Tuesday, April 26, 2011

nature and its elements to depict the reality of dreams

magpie & whiskeyjack have previously featured the art of wearing an animal on one's head and the art of wearing a full wunderkammer on one's head, but via but it does float we find that Albín Brunovský (1935-1997) made full microcosms, forests, seas and legends worn on the head which pre-date and perhaps outdo all of the above.

lbín Brunovský / Albin Brunovsky
Lady Godiva - Dáma v klobouku VI. / Lady in the Hat VI.
lept, suchá jehla, mezzotinta
etching, dry-point, mezzotint
1981, 11.5 x 16 cm,
opus 490

You must agree, that's some hat.

Albín Brunovský was a Slovak painter, printmaker, graphic artist, illustrator and professor. He designed banknotes for Czechoslovakia and is considered one of the greatest Slovak painters of the 20th century. You can find more of his art here or in the Journey Around My Skull archives.

Thursday, April 14, 2011

Machine Music

Mix your analogue with your digital. See what can be done with vintage (low) technology and a microcontroller:

Sewing Machine Orchestra from Martin Messier on Vimeo.

Montreal-based composer, performer and video artist Martin Messier makes music with 8 (amplified) sewing machines. Samuel St-Aubin has interfaced them to the microcontroller so that the machines themselves control sound parameters like volume through the wheels. The machines can be remotely controlled through the computer interface too. Messier cites the evocative power of employing the vintage sewing machines. I think the silhouettes of the machines themselves add to the performance. (via Etsys Deutscher Blog)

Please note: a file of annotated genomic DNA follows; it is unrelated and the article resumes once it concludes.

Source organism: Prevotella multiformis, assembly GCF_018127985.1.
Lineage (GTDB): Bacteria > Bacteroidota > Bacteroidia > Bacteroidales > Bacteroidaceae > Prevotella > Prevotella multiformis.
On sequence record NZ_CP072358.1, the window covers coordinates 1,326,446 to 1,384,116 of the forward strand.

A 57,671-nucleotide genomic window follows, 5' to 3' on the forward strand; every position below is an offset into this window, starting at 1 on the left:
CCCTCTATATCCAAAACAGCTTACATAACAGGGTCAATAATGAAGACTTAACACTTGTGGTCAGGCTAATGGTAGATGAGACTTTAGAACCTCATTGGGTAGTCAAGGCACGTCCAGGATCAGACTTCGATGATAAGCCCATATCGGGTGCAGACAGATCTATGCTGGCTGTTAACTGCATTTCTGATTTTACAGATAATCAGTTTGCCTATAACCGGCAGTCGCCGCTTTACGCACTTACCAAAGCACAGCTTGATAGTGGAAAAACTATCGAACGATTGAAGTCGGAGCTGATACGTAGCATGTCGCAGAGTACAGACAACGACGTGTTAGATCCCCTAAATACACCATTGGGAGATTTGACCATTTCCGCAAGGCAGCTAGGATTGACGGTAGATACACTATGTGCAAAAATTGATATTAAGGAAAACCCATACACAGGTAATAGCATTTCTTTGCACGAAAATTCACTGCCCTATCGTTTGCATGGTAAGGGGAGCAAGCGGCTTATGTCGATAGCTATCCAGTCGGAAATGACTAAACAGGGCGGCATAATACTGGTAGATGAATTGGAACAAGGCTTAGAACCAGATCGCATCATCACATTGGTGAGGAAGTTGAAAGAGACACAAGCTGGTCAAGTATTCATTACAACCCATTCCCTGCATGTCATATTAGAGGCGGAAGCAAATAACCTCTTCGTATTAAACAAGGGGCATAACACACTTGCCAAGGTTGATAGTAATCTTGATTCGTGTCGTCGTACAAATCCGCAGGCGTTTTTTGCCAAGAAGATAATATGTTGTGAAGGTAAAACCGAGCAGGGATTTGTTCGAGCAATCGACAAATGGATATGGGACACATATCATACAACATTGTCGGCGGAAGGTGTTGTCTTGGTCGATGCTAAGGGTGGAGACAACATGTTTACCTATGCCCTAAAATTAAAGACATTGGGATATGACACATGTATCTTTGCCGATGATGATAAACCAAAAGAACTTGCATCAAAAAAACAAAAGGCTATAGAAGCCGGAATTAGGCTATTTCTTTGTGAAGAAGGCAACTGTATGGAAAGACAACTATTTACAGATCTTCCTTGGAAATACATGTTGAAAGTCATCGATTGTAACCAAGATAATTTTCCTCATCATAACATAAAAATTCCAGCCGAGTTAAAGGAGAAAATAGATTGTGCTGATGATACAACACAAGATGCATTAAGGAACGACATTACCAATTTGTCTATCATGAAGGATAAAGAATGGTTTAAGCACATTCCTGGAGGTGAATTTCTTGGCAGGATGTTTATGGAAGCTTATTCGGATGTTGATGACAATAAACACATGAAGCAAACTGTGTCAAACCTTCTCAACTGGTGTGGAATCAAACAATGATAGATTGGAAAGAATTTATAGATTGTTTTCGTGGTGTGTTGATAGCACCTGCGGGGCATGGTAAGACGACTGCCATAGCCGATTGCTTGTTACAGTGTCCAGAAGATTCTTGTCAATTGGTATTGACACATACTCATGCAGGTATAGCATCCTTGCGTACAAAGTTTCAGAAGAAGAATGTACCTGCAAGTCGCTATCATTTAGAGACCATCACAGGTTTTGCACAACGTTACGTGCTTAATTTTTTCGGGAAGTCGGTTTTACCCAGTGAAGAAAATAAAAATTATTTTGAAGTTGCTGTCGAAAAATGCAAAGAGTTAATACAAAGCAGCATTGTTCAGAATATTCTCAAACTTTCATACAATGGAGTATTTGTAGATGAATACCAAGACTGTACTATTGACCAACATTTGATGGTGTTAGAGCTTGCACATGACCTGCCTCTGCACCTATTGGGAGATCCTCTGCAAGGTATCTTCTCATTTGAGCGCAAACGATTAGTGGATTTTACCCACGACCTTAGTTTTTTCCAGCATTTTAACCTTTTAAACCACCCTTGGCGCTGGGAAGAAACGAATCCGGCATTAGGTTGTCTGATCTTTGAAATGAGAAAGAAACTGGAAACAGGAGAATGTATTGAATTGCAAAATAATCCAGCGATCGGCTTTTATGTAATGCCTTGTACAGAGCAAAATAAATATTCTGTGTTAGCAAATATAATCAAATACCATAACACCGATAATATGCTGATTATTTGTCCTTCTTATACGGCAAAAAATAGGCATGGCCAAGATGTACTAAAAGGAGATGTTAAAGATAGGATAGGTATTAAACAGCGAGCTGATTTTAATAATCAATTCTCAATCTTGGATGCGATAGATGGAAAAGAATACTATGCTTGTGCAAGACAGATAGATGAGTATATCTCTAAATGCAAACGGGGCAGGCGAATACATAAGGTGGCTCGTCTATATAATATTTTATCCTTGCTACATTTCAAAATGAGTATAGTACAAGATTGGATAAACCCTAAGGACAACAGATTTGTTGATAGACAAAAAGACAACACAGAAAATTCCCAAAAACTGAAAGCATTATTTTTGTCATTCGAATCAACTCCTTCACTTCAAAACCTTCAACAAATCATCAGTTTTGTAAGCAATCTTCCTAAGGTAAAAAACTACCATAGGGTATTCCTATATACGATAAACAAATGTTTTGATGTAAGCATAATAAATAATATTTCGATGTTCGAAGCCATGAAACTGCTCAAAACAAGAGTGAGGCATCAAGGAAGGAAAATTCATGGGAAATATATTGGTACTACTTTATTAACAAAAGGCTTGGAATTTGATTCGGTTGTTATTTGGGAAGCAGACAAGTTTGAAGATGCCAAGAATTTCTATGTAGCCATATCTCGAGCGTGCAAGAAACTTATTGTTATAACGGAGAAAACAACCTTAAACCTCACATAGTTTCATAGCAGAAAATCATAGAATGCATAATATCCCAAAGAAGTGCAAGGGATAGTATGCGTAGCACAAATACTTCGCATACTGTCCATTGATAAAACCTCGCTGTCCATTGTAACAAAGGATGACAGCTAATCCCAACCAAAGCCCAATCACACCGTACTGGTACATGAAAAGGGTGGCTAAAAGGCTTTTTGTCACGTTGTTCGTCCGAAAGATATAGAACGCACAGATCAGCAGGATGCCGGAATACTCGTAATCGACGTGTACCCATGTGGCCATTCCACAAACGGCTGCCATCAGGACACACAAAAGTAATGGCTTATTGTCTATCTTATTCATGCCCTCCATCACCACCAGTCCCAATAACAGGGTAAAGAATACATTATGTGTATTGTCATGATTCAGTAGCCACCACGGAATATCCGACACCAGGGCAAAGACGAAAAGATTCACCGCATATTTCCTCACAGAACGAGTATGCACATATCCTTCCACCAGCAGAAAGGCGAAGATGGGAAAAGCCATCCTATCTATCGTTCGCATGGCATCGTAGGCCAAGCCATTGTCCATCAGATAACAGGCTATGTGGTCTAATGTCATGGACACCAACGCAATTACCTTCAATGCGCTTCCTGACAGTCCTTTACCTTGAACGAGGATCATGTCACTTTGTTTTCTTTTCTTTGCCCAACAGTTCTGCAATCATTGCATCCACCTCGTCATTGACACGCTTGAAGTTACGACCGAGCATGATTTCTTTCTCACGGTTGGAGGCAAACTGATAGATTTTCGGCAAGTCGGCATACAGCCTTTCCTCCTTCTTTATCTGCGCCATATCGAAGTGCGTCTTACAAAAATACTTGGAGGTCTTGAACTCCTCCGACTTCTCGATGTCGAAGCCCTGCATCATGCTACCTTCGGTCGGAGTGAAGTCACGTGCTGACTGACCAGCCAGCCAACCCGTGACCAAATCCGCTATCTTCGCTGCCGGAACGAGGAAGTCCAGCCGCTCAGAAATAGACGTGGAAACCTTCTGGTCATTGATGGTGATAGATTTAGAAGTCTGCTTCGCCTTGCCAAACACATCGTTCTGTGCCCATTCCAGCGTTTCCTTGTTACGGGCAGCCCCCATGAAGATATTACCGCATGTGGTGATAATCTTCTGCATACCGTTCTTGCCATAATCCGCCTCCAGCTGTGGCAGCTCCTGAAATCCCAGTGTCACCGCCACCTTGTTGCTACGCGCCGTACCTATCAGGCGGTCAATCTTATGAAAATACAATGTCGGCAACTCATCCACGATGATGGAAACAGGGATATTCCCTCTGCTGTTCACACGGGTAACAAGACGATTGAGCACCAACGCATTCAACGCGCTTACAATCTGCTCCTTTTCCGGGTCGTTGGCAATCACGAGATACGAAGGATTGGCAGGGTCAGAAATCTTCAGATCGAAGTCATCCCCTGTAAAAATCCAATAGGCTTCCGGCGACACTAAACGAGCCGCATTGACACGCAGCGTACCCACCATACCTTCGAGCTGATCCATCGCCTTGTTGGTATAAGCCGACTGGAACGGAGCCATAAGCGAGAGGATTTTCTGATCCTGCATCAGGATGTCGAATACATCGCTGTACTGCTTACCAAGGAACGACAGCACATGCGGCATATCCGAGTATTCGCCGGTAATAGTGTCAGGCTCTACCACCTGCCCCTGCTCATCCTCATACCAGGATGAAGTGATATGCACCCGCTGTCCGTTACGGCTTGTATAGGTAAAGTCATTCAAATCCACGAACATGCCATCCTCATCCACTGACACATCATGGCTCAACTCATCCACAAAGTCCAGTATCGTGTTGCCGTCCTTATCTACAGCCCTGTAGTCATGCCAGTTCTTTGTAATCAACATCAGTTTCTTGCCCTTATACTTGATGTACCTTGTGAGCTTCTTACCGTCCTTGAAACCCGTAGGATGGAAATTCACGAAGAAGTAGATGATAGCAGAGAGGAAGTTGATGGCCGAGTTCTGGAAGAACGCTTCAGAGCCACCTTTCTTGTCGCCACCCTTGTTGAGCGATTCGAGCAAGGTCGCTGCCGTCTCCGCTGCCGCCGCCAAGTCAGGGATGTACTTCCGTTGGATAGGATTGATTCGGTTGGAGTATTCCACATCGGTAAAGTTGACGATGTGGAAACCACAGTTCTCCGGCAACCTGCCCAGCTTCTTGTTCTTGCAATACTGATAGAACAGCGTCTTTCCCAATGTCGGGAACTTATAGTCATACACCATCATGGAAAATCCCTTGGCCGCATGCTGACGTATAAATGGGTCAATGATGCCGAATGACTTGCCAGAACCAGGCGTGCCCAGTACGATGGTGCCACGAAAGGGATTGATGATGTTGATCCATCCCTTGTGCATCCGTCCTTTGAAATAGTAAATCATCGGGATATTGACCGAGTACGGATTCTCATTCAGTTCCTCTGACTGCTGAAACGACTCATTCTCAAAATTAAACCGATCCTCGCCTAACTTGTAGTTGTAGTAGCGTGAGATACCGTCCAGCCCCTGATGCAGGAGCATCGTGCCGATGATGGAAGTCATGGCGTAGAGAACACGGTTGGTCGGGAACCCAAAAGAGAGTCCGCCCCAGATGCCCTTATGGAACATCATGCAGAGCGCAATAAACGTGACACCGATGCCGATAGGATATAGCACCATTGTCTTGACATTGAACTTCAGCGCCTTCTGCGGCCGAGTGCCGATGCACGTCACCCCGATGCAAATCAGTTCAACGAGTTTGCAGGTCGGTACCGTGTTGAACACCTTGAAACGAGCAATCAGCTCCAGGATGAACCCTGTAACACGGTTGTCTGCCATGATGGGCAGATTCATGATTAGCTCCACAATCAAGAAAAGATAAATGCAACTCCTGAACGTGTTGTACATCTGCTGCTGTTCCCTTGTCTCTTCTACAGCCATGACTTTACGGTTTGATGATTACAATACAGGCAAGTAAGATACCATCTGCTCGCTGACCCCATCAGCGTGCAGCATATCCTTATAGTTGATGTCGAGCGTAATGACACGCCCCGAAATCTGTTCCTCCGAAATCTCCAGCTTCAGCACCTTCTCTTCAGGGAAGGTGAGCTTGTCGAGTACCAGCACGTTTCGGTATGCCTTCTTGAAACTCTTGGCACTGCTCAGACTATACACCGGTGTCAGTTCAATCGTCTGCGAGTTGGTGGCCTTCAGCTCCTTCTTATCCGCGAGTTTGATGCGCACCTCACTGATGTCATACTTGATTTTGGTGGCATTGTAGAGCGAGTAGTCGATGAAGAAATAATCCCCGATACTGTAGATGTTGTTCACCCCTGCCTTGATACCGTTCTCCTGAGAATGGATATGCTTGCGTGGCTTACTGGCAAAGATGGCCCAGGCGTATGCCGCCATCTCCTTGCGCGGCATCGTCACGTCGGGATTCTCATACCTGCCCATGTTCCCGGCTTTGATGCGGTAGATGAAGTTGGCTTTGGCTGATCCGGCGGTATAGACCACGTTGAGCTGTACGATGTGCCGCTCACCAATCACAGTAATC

Messier also milks bits of clocks for all their musical worth:

L'HORLOGER from Martin Messier on Vimeo.

And, inspired by the early twentieth century Italian futurist idea that "noise" be part of a musical composition, he made variations on Luigi Russolo's mysterious box the 'intonarumori'. His mechanisms are open and visible, rather than hidden. Both the 'intonarumori' and clocks are played in this performance:

LA CHAMBRE DES MACHINES from Martin Messier on Vimeo.

Monday, April 11, 2011

Juxtaposition & Craftivism

german panther, 2007, Luftballon/Luft/Kleber (balloon/air/glou), 960 x370 x 300cm

A balloon tank by German-based Dutch artist Hans Hemmert (via Adapt)

Pink M.24 Chaffee
A tank wrapped in pink

Danish artist Marianne Jorgensen stitched together a pink cozy, knit and crocheted in a collection of three thousand 15 cm x 15 cm squares for a WWII tank as a protest against the involvement of Denmark (UK and US) in the war in Iraq, by volunteers in Europe and the US in 2006.

Barb Hunt
antipersonnel, 1998 and ongoing
approximately 50 knitted sculptures
Collection of the artist
©2001 Barb Hunt

Canadian artist Barb Hunt knit replicas of antipersonnel land mines in various shades of pink wool, inspired by protests againts land mines. While Marianne Jorgensen cites how knitting and pinkness allude to coziness and home, the antipathy of war, Barb Hunt relates knitting to caring for the body, bandages and hand-knit socks for soldiers abroad and thus to caring, recooperating and protection.

Barb Hunt
antipersonnel - detail landscape

I find Hunt's collection very moving; to ponder the sheer inventiveness of human evil in creating such an array of civilian-killing devices along with the irony of justaposition with the cuddly medium and feminine* pink colour.

The wikipedia entry for Craftivism includes instructions for knitting your own "purse grenade" from Political protest turns to the radical art of knitting by Charlotte Higgins published by The Guardian, Monday 31 January 2005.